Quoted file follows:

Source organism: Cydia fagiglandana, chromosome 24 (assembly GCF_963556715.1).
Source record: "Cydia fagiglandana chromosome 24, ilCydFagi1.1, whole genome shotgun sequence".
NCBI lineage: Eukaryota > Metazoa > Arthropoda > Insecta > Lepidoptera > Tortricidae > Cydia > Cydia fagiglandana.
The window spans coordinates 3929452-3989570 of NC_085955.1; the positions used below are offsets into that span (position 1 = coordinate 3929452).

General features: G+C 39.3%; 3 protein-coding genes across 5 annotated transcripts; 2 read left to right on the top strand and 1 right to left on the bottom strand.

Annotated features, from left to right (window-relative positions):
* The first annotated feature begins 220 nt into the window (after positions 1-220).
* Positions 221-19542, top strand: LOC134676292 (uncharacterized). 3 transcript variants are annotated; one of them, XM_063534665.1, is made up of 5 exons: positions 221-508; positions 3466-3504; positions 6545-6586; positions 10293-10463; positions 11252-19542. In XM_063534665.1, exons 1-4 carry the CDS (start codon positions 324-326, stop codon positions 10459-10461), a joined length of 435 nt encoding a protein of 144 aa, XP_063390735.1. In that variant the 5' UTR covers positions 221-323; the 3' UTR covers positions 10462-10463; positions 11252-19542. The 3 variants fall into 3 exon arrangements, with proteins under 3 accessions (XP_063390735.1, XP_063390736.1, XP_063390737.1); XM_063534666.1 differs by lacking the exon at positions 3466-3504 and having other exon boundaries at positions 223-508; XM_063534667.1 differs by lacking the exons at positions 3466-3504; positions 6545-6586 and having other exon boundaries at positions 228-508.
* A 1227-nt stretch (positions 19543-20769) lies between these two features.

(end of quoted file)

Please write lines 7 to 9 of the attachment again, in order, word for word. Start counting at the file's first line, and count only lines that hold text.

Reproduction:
* The first annotated feature begins 220 nt into the window (after positions 1-220).
* Positions 221-19542, top strand: LOC134676292 (uncharacterized). 3 transcript variants are annotated; one of them, XM_063534665.1, is made up of 5 exons: positions 221-508; positions 3466-3504; positions 6545-6586; positions 10293-10463; positions 11252-19542. In XM_063534665.1, exons 1-4 carry the CDS (start codon positions 324-326, stop codon positions 10459-10461), a joined length of 435 nt encoding a protein of 144 aa, XP_063390735.1. In that variant the 5' UTR covers positions 221-323; the 3' UTR covers positions 10462-10463; positions 11252-19542. The 3 variants fall into 3 exon arrangements, with proteins under 3 accessions (XP_063390735.1, XP_063390736.1, XP_063390737.1); XM_063534666.1 differs by lacking the exon at positions 3466-3504 and having other exon boundaries at positions 223-508; XM_063534667.1 differs by lacking the exons at positions 3466-3504; positions 6545-6586 and having other exon boundaries at positions 228-508.
* A 1227-nt stretch (positions 19543-20769) lies between these two features.